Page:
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DOGFIGHT, 1991
Classic Movie Review

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DOGFIGHT, 1991
Classic Movie Review
Directed by Nancy Savoca
Starring River Phoenix, Lili Taylor
Review by Megan Powers



SYNOPSIS:

Eddie Birdlace (River Phoenix) and his three Marine buddies arrive in San Francisco 1963 for their last night before shipping out to Vietnam. They take part in a “dogfight,” a wager in which the one who finds the most unattractive date wins. Eddie finds Rose (Lili Taylor), a shy folk song loving pacifist. Eddie takes Rose to the party, but starts to feel guilt for bringing her and tries to talk her out of going. Rose finds out the nature of the party and storms out, but not before she tells off Eddie and his buddies. Eddie leaves his friends to apologize and take Rose out. They spend the evening getting to know each other before Eddie has to leave for Vietnam.

REVIEW:

It has been fifteen years since River Phoenix died on October 31, 1993. One can only wonder what kind of career he could have had if his inner demons hadn’t taken control of his life. But he will live on through his films, like many before him that died so young and left an indelible mark (James Dean and recently Heath Ledger). Phoenix was a child actor who was making a successful transition to an Oscar nominated supporting actor for Running on Empty.

He was expected to be one of the best actors of his generation. He was different than the Corey’s (Feldman and Haim) and other actor’s of the 80’s. Where they seemed artificial, Phoenix seemed real. Phoenix had true depth that the audience could feel and sympathize with. But unfortunately what ever problems he had intruded into his art. Phoenix’s last two films were examples of his acting ability being sapped by some unseen force. In Dogfight, Phoenix gives one of his best performances, but he is not alone.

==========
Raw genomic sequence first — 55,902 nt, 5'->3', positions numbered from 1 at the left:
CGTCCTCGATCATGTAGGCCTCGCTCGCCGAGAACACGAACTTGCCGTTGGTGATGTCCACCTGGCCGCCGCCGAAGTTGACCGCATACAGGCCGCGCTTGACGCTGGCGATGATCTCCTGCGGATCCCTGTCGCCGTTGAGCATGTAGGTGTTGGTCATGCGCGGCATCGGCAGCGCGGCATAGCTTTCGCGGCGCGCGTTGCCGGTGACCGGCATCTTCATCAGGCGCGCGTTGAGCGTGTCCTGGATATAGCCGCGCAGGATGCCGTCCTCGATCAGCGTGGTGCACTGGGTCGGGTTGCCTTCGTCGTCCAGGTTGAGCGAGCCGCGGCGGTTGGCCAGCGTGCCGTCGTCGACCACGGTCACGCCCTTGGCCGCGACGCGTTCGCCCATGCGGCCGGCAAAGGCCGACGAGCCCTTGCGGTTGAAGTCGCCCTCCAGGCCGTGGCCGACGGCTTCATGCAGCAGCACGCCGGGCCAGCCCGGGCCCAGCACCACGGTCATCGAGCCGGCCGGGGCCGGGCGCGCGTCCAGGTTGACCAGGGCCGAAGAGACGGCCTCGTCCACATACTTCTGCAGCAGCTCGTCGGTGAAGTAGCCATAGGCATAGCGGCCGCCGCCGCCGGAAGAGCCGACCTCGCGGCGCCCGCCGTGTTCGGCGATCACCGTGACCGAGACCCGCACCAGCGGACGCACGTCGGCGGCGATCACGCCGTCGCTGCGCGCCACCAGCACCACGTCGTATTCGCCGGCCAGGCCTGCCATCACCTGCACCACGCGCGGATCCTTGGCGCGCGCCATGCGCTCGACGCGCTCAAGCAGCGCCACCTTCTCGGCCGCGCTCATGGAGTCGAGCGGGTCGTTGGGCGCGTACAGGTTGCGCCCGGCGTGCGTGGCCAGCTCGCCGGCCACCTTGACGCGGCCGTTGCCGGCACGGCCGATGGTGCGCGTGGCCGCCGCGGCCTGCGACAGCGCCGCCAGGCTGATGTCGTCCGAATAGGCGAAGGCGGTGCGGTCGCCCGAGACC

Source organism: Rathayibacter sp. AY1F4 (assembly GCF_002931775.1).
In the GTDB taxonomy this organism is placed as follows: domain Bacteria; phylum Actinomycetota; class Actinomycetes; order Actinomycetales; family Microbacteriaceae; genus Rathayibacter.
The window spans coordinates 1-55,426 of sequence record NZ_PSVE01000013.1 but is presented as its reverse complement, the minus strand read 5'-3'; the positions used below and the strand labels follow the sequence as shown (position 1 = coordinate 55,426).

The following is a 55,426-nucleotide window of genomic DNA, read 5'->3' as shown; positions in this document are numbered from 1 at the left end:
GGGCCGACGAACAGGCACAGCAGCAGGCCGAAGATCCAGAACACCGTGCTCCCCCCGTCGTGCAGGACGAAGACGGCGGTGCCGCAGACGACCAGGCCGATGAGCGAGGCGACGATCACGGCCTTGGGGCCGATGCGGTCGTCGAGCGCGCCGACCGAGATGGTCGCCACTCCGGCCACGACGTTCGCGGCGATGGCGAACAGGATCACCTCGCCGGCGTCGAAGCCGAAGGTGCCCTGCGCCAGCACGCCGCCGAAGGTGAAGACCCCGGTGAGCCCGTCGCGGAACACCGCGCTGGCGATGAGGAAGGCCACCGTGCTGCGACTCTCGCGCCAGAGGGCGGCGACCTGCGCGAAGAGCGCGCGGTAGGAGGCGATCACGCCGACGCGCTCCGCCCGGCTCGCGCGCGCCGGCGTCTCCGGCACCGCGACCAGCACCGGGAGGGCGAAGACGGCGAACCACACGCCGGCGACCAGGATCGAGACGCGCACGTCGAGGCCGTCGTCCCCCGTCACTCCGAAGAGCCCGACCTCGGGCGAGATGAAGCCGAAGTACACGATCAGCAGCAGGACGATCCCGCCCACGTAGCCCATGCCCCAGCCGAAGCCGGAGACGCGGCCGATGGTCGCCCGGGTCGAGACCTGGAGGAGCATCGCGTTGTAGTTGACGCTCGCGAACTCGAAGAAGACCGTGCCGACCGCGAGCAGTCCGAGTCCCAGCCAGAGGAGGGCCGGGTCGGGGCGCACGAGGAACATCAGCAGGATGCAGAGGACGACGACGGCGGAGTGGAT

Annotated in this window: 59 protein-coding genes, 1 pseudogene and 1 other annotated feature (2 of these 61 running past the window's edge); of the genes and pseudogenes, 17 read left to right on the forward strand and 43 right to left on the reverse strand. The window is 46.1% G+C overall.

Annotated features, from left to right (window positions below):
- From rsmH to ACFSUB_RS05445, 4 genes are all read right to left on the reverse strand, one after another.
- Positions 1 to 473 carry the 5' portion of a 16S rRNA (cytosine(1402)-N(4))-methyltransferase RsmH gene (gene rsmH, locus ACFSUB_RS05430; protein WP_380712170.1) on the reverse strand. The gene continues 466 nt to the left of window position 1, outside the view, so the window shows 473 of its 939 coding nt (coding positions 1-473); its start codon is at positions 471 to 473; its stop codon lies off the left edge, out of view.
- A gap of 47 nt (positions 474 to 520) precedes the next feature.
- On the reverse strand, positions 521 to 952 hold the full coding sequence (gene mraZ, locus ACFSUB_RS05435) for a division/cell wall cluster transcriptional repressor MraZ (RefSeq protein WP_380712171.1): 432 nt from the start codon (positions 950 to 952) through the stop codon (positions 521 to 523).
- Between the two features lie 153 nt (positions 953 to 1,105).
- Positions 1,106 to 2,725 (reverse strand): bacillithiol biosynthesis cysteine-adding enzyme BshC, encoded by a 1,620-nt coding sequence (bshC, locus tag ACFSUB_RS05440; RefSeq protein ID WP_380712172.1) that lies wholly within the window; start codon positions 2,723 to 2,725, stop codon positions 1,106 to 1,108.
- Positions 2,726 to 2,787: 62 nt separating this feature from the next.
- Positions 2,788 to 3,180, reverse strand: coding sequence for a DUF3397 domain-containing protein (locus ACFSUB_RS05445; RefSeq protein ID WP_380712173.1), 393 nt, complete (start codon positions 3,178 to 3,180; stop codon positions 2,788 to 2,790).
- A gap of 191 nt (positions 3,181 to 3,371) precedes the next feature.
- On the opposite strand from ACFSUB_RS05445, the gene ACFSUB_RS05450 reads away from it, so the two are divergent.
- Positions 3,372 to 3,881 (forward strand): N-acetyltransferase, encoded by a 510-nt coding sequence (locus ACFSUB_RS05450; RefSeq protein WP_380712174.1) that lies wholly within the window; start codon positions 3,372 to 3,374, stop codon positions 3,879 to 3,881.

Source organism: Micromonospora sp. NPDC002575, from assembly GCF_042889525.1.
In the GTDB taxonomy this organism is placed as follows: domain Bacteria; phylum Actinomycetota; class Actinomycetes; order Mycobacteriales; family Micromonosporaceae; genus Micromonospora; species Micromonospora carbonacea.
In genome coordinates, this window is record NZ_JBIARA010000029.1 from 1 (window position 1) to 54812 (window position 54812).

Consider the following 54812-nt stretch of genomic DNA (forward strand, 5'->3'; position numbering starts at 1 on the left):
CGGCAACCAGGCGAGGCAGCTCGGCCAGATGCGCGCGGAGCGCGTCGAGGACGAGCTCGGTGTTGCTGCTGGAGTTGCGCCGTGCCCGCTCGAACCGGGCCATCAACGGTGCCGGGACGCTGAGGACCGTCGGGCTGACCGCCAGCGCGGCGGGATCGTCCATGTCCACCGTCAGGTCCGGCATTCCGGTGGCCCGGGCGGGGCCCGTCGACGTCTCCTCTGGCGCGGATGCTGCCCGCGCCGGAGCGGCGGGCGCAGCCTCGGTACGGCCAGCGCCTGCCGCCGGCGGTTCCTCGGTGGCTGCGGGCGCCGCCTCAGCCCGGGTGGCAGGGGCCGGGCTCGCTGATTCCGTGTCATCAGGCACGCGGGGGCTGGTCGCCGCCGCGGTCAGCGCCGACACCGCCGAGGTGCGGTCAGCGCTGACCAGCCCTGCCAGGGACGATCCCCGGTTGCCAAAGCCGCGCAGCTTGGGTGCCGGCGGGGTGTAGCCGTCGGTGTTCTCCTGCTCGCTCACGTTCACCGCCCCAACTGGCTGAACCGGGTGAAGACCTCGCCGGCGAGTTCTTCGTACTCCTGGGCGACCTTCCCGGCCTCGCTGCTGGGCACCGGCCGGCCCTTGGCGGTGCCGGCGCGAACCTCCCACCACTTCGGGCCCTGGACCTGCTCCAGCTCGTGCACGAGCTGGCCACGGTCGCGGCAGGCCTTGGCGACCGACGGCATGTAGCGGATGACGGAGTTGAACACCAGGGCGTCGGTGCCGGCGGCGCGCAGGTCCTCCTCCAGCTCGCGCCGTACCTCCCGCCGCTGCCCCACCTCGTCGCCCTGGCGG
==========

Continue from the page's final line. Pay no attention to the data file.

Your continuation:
The film Dogfight addresses the pain we humans infflict on each other while trying to mask our own insecurities. The title refers to a cruel wager made by Vietnam-bound Marines in 1963 San Francisco. River Phoenix plays Eddie Birdlace, a young Marine involved in the game, who chooses a plain girl to be his unwitting partner in his attempt to bring the ugliest date to the party.

Lili Taylor portrays Rose, the plain girl who loves folk music and is no one’s fool. Taylor is powerful and vulnerable in her characterization, proving once again how talented an actor she is. Once she discovers the reason for the party, the shy Rose becomes enraged by the callous attitudes of those involved. She punches Birdlace and storms out. Whereas Eddie and his cohorts scream macho marine encouragements to build their fragile self-esteem, Rose stands alone, yet she is stronger than they are. Rose may have insecurities, but she defends herself and refuses to senselessly hurt other people for her own amusement.

A guilt laden Birdlace goes to Rose’s house to apologize and asks to take her to dinner. As the evening progresses they begin to develop a connection. Birdlace is surprised to discover that he enjoys Rose’s company and doesn’t meet up with his friends as he promised. Birdlace’s buddies and their activities are intercut showing what his evening was supposed to be if he had joined them.

Phoenix delivers an excellent performance. Even though Eddie is a cynic, he is searching for happiness and acceptance. He was once a dreamer, proven by his bluebird of happiness tattoo. He doubts its power, forgetting that only he can construct his own happiness. Phoenix and Taylor give brilliant layered performances throughout the film. They enact the most real and beautiful scene of the first awkward kiss and showing of affection in film. The film was directed by Nancy Savoca who deserves credit for these exceptional performances of not only the leads, but all of the supporting players. Savoca is also the director and screenwriter of True Love (1989) and Household Saints (1993). Savoca always strikes the right chords of human behavior throughout her films, whether the behavior is positive or negative. We recognize many traits that her characters possess.

Dogfight is a gentle film whose subtle message attacks our everyday apathy. Although it’s set in 1963, the theme is timeless. The period music is an aptly used mixture of folk music and pop standards: the juxtaposition of substance and fluff is brilliant. The film has just the right nostalgic flavor. Phoenix and Taylor’s closing scene is powerful without uttering a word. This is a film that I watch to rediscover what an incredible actor Phoenix was and that Lili Taylor still is. I can’t help be feel sad for the loss of River Phoenix, but this beautiful film will live on.

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